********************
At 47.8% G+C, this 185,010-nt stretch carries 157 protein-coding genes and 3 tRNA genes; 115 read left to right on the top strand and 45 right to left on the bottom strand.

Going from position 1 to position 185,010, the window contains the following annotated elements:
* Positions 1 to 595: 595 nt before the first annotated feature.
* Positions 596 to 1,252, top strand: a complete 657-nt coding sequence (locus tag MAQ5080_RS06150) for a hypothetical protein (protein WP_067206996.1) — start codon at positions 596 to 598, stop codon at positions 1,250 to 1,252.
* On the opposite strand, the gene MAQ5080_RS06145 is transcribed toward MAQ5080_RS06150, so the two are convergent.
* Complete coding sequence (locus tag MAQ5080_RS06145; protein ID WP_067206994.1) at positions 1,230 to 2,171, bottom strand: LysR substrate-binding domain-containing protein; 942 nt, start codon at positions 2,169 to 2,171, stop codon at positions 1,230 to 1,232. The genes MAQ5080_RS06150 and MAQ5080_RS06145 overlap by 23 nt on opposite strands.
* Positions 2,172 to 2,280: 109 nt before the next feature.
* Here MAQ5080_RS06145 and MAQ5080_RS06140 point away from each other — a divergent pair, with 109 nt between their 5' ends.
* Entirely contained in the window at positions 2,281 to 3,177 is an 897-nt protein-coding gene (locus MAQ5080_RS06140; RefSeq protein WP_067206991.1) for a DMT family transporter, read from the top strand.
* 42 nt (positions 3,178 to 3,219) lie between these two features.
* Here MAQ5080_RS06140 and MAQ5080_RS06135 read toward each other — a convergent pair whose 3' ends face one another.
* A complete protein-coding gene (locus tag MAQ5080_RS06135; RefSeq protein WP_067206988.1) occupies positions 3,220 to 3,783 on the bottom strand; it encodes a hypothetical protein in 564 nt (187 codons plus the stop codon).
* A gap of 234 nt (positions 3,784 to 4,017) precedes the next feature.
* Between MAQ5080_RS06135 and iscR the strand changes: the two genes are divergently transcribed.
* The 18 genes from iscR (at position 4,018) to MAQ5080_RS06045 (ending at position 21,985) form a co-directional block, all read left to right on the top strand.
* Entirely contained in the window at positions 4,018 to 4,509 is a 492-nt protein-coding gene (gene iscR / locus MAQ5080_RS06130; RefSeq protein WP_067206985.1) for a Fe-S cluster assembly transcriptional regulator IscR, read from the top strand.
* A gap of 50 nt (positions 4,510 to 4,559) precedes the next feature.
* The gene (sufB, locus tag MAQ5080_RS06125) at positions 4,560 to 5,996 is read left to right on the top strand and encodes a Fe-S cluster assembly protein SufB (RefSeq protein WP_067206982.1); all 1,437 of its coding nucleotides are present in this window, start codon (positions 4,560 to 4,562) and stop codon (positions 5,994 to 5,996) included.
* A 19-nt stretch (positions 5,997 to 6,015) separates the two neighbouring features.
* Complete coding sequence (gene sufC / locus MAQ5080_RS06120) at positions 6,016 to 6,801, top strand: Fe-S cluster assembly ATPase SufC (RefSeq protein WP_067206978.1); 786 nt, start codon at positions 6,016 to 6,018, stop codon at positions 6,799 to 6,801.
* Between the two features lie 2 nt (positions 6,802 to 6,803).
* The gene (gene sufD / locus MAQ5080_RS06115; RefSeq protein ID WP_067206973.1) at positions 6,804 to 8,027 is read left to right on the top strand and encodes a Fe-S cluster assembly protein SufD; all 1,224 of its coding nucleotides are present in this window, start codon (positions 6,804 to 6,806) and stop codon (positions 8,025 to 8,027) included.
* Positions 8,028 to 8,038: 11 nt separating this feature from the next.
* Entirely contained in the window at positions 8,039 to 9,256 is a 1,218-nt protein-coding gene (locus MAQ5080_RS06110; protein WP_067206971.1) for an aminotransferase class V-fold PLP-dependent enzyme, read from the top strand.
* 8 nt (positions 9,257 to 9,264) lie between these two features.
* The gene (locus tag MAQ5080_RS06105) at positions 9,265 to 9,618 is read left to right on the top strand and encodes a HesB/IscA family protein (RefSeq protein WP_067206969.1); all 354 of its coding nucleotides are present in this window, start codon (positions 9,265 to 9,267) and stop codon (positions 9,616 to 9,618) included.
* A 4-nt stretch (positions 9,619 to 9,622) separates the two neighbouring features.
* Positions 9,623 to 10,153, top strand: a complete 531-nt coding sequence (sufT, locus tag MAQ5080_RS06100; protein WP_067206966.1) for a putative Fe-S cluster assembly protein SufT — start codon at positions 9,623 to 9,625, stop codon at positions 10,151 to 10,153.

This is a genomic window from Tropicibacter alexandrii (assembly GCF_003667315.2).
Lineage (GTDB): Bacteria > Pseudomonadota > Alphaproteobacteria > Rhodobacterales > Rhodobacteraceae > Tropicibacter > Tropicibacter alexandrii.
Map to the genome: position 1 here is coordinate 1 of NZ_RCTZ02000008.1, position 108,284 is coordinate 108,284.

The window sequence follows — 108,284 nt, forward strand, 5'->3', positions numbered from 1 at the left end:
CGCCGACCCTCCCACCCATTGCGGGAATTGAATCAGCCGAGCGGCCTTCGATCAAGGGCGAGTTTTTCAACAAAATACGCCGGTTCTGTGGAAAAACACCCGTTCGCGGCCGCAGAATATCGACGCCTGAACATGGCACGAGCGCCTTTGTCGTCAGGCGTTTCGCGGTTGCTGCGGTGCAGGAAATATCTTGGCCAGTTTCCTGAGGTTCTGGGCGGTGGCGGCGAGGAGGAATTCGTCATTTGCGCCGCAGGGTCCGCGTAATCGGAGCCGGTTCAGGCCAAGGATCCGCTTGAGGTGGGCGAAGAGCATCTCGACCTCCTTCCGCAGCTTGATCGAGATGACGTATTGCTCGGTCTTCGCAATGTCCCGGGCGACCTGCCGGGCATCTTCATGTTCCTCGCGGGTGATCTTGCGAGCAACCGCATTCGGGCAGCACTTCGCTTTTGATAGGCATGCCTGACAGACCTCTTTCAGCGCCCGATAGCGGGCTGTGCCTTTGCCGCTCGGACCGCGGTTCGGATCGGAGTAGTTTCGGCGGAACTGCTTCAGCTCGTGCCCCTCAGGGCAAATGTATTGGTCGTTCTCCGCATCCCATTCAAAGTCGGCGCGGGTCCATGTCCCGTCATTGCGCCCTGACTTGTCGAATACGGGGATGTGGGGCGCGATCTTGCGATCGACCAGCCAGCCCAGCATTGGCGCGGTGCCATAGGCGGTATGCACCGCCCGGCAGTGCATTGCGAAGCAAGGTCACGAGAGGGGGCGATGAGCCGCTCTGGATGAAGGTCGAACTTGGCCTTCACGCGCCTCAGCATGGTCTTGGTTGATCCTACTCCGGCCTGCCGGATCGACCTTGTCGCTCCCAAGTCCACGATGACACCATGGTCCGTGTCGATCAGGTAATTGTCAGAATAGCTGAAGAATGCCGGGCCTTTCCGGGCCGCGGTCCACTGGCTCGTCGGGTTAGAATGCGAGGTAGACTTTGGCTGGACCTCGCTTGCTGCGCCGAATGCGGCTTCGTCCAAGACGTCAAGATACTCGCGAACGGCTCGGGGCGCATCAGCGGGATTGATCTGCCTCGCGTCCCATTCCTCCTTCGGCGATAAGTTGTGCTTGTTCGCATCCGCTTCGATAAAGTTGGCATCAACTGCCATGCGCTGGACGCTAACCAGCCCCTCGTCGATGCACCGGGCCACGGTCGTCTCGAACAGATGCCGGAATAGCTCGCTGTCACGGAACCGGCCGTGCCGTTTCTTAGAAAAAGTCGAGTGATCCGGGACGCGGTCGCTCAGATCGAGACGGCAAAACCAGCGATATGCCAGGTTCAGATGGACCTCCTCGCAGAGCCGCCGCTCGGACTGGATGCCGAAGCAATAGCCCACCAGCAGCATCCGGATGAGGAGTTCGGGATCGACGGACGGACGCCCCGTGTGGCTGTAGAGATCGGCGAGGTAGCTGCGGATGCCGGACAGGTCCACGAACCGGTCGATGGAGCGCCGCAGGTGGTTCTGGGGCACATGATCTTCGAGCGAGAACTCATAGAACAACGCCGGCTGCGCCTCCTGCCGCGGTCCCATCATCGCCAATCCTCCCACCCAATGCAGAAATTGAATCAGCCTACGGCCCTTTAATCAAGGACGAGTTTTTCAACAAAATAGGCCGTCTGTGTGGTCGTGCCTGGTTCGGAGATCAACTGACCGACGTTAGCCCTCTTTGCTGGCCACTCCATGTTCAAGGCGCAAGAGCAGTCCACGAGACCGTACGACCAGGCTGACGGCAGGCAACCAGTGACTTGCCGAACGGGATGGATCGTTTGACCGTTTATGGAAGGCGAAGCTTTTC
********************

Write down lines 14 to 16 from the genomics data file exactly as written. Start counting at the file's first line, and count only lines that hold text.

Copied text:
* Between MAQ5080_RS06135 and iscR the strand changes: the two genes are divergently transcribed.
* The 18 genes from iscR (at position 4,018) to MAQ5080_RS06045 (ending at position 21,985) form a co-directional block, all read left to right on the top strand.
* Entirely contained in the window at positions 4,018 to 4,509 is a 492-nt protein-coding gene (gene iscR / locus MAQ5080_RS06130; RefSeq protein WP_067206985.1) for a Fe-S cluster assembly transcriptional regulator IscR, read from the top strand.